Field of Science

Chameleon plants!

ResearchBlogging.orgThis is a picture of a small cyanobacteria under red light:

And this is a picture of exactly the same organism under blue-green light:

Some cyanobacteria (both freshwater, marine and soil varieties) have the ability to change their colour depending out external conditions. The reason they do this is because they photosynthesise and therefore require light for energy. The light is harvested by the bacteria using special protein complexes called phycobilisomes which contain (among other things) two proteins capable of absorbing energy from light: Phycocyanin (PC) and Phycoerythrin (PE).

These two proteins both absorb light at different wavelengths, and the light wavelengths that they don't absorb get reflected away from the bacteria and (if you're standing by) into your eyes where after complex eye/brain interactions, you perceive them as colour. This is why plants look green, because chlorophyll in the leaves absorbs all the red and blue light. The two light absorbing complexes in the phycobilisome both absorb at different wavelengths as shown in the absorbence spectrum below:
The colour bar below shows what wavelengths of light are being absorbed by the PE and the PC. PE absorbs green light and therefore looks red, while PC absorbs red light and therefore looks green.

One of the main systems involved in controlling this colour change is called the Rca system (stands for Regulator of Complementary Chromatic Adaptation). This consists of three main proteins, imaginatively called RcaE, RcaF and RcaC (other letters were found but have either not been properly characterised, or turned out to be less important). Unsurprisingly, given that this is a bacterial system, it's mostly a modified two-component response. RcaF is the sensor, with a chromophore binding domain that holds a light-sensor, and a terminal kinase domain that passes the signal on the the receivers.

RcaF and C are both response regulators, although it's proposed that RcaF is an intermediate responder, which passes the message on to RcaC. RcaC contains a DNA binding domain, which allows it to activate the genes required to turn on genes for PC production (absorbing red light and turning the cells green). As usual with two-component systems, the signal is passed on by phosphorylation.

Under green light everything gets dephosphorylated and the PC production is turned off. This dephosphorylation causes RcaC to bind to the promoter for the genes that produce PE (absorbing green light and turning the cells red). Green light also activates another system called the Cgi system (which stands for Control of Green light Induction). This turns on PE production, although it hasn't been properly characterised as yet, so the actual biochemical mechanism for this is unknown.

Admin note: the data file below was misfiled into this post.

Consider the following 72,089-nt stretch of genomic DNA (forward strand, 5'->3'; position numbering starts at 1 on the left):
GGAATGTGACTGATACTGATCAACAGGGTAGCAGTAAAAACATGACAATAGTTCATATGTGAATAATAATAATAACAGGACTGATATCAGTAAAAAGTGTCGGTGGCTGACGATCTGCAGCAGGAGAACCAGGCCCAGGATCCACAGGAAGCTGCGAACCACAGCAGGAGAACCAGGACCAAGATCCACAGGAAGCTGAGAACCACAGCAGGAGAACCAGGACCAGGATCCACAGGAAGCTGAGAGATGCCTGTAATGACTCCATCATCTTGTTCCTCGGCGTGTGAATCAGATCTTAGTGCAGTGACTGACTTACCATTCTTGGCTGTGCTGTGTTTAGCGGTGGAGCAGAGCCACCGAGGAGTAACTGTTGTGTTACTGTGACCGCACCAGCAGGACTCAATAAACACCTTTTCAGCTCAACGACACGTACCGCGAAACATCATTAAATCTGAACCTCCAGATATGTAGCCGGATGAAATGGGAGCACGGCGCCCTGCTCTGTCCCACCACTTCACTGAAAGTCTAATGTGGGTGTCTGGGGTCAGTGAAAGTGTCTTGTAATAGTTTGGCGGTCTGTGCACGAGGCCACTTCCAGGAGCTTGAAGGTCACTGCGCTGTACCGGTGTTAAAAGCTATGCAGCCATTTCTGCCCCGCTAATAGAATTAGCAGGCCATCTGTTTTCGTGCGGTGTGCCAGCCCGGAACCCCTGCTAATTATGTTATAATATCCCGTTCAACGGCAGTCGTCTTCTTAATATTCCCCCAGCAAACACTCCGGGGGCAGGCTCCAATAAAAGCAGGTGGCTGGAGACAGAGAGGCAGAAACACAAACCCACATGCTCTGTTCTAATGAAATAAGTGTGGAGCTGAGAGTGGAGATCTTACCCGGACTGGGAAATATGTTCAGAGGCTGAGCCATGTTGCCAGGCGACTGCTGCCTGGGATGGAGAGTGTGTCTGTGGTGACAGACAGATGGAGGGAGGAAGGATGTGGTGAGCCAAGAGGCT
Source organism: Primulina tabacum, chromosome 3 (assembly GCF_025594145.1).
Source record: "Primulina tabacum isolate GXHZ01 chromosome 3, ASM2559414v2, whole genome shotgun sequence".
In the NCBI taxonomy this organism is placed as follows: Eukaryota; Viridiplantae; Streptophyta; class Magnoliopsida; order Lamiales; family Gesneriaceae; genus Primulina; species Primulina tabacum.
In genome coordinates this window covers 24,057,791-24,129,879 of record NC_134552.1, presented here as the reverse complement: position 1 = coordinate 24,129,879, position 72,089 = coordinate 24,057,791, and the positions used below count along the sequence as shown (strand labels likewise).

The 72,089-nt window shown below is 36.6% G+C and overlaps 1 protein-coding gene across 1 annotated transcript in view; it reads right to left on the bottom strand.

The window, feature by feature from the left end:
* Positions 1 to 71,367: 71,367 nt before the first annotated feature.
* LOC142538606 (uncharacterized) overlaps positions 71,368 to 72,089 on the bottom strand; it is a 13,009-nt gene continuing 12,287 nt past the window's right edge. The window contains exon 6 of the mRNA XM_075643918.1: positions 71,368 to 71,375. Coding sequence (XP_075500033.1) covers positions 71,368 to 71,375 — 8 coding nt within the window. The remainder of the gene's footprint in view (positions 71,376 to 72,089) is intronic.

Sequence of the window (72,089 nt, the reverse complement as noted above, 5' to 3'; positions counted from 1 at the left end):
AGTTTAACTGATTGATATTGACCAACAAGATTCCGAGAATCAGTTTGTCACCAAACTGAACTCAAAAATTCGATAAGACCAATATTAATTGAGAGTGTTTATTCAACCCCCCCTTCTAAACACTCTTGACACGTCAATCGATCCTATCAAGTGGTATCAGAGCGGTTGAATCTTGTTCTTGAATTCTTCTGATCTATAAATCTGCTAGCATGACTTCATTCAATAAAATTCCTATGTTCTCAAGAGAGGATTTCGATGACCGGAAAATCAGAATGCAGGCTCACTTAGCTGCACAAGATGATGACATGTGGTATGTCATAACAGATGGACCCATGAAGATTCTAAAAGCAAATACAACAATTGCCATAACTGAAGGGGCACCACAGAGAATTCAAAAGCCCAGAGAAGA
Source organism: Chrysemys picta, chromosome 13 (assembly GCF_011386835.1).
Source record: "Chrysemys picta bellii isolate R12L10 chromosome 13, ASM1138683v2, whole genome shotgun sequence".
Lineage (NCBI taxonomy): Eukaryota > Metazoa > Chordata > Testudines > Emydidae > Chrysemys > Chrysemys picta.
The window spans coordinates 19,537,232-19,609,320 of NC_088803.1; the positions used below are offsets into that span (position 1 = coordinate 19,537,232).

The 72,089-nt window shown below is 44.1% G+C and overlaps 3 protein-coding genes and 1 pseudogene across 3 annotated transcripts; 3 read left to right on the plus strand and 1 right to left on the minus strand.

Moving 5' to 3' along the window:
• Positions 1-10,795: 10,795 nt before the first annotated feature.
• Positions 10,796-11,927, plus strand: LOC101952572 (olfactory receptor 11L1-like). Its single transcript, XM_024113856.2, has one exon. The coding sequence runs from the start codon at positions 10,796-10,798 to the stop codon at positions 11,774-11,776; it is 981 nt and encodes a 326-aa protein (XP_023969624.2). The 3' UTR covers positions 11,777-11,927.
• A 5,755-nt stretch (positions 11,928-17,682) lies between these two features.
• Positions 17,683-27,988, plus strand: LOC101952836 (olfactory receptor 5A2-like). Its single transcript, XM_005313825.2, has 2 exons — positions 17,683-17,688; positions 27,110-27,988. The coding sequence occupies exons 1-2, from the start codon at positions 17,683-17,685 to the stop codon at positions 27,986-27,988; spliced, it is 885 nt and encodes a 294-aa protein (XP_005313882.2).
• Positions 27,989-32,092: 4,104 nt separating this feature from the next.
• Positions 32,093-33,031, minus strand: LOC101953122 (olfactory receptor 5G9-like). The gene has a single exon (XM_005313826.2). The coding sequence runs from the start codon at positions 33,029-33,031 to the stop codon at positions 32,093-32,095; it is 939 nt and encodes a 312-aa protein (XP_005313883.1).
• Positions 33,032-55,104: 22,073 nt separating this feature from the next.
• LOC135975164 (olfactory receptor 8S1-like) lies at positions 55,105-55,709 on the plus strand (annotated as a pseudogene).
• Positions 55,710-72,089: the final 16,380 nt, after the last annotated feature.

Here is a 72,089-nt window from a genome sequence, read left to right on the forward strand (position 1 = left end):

What the paper doesn't say, and what I really want to know, is whether anyone's tried to make tartan patterned bacterial populations with this...


Kehoe, D., & Gutu, A. (2006). RESPONDING TO COLOR: The Regulation of Complementary Chromatic Adaptation Annual Review of Plant Biology, 57 (1), 127-150 DOI: 10.1146/annurev.arplant.57.032905.105215


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SimonG said...

Bacteria really do some clever stuff.
I wonder if this is more efficient than having a single pigment which absorbs more wavelengths? It seems like it ought to be.

Lab Rat said...

Thanks for the comment! I get the feeling that pigments are better at absorbing light energy when they do it over a narrower range (although I'd have to check with a physicist). And seeing as bacteria *have* different pigments with different wavelength abilities, this is quite an efficient way of using them.

(in some marine bacteria this is also hooked up to the gas vesicle system, so that as the bacteria float up towards the surface of the sea they can start preparing for the change in light)

Anonymous said...

I'd think that the pigments themselves would be more efficient, but then you've got to have two lots of mechanisms to produce them. So they make bespoke pigments rather than taking a generic one off the shelf.

Lab Rat said...

My guess is that the bacteria would have started off with one light-capturing pigment. A gene copying event would then lead to two copies, one of which would specialise to a different wavelength, allowing the cell to choose between them.

Either that or the pigment evolved to fit two different wavelengths in different bacteria, and then just got passed between them, until they all had both. There are quite a lot of different wavelength capturing pigments out there by the time you include all the ones in plants and odd algae.

(this is all speculation by the way, unfortunately I don't have the time to dig into it at the moment, but I will ask my lecturer when I next see him!)